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CriticasA celebrated new voice in Puerto Rican literature, poet and novelist Santos-Febres won Mexico's prestigious Juan Rulfo award for her short story collection Pez de vidrio (Glass Fish, Huracan, 1996). Like her acclaimed first novel, Sirena Selena vestida de pena (Sirena Selena, Mondadori, 2000), this book explores the Puerto Rican community. The plot centers on Juli n Castrodad, an aspiring newspaper reporter and novelist, whose uneventful life changes when he switches from proofreading at a reputable newspaper to clerking at a motel desk. At his new job, Julian meets clients interested in sexual encounters but also those using the motel as a hiding place for illegal meetings, including politicians, labor union representatives, and drug dealers. Peculiar twists in the story take Julian on a chase after two characters, a lawyer/union representative and a well-known drug dealer, who suddenly disappear. Dama Solitaria (literally, "Lonely Lady"), a mysterious woman who frequents the motel on Wednesdays, joins him in the investigation. The book's lively dialog reflects the social strata of the different characters, and the story provides a realistic picture of life in San Juan's underprivileged barrios. The novel continues Santos-Febres's interest in marginal characters, particularly those living risky sexual lives like the transvestites in her first novel, and who reflect the pressing social issues in contemporary Puerto Rican society. Readers in public libraries and bookstore clients familiar with Puerto Rico will find this novel of particular interest.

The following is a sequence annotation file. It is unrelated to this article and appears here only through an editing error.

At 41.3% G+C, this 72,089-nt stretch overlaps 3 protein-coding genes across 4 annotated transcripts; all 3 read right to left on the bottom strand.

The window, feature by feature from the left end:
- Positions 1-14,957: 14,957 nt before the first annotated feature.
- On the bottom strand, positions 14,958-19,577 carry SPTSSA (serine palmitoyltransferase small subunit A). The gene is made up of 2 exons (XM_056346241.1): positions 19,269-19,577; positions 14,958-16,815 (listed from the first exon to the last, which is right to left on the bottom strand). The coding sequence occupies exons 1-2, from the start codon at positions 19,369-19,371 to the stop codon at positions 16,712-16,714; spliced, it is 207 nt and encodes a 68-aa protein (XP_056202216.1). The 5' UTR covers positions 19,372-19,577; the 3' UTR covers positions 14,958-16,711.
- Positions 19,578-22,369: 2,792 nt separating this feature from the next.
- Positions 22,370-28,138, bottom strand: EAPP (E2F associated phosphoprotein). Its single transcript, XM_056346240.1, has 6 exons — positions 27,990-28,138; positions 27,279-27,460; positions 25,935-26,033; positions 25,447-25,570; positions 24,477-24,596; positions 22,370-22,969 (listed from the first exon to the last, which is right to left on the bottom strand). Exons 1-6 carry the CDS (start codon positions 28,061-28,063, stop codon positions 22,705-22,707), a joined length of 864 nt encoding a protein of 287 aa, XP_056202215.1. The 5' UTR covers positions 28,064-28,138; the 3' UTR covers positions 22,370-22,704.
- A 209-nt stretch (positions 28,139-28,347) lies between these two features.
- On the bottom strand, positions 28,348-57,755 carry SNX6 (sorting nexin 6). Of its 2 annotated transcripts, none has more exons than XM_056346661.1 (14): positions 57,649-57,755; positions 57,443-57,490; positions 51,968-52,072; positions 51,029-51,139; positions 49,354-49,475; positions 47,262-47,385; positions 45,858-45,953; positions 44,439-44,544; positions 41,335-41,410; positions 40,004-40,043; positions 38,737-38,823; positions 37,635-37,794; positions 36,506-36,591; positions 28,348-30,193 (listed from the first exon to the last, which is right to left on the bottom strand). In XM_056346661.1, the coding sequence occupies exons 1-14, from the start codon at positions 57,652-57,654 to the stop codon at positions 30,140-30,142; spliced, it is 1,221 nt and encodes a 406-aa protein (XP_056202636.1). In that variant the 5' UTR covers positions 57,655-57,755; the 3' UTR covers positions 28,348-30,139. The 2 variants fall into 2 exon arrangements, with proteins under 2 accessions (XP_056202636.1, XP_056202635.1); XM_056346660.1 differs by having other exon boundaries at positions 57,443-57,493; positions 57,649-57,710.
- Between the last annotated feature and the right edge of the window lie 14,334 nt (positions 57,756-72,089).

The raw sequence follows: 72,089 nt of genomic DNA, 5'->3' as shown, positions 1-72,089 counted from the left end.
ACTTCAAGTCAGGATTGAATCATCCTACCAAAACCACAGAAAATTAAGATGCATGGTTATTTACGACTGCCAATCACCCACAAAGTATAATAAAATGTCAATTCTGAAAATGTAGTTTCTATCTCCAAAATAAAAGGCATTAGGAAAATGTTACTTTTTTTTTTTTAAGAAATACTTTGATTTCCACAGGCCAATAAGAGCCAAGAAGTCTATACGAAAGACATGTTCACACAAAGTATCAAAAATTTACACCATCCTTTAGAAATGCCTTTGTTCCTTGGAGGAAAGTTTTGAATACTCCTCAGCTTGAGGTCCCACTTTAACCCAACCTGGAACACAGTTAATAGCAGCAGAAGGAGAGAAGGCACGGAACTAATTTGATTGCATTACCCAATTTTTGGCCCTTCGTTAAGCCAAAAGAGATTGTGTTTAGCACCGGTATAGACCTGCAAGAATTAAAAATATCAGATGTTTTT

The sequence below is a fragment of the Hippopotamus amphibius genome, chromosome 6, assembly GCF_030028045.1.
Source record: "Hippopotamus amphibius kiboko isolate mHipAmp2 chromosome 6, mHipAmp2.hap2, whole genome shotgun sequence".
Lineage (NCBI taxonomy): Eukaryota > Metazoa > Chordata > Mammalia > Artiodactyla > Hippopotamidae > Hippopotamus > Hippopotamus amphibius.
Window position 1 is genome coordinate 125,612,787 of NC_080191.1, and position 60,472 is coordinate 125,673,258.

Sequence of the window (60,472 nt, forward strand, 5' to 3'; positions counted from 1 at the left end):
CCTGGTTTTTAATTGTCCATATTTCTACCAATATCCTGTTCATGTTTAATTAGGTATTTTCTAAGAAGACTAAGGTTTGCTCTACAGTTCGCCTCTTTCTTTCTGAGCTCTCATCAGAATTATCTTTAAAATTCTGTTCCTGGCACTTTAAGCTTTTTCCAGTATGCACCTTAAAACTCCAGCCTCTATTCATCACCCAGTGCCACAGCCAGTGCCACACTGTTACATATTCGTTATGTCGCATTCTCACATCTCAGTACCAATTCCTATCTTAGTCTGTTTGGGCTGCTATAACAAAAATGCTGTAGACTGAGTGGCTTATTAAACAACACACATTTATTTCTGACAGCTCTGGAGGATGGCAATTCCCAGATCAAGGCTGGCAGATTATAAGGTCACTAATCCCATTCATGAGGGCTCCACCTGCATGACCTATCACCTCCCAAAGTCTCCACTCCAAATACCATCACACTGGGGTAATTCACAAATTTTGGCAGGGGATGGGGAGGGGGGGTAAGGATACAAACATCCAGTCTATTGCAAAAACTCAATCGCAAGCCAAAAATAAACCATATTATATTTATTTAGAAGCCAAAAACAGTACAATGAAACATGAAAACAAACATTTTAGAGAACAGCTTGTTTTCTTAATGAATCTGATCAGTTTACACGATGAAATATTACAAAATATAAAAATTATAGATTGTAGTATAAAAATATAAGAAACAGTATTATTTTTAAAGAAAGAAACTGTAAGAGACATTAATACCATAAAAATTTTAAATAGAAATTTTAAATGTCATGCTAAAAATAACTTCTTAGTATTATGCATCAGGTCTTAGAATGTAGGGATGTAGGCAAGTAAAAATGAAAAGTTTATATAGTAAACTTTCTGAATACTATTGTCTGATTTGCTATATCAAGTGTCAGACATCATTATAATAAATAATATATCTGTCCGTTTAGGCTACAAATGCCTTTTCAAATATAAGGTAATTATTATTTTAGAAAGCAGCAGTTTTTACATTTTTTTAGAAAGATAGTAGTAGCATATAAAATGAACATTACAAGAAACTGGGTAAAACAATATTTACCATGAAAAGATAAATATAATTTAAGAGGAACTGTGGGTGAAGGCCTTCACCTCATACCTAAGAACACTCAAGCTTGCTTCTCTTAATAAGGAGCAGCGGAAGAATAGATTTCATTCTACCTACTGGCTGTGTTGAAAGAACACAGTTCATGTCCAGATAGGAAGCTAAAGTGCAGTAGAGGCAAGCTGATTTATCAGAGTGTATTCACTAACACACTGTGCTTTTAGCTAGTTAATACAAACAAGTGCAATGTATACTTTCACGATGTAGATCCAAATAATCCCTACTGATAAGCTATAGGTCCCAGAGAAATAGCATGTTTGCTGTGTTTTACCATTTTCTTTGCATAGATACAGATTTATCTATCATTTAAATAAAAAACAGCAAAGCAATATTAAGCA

—Rafael Ocasio, Agnes Scott Coll., GA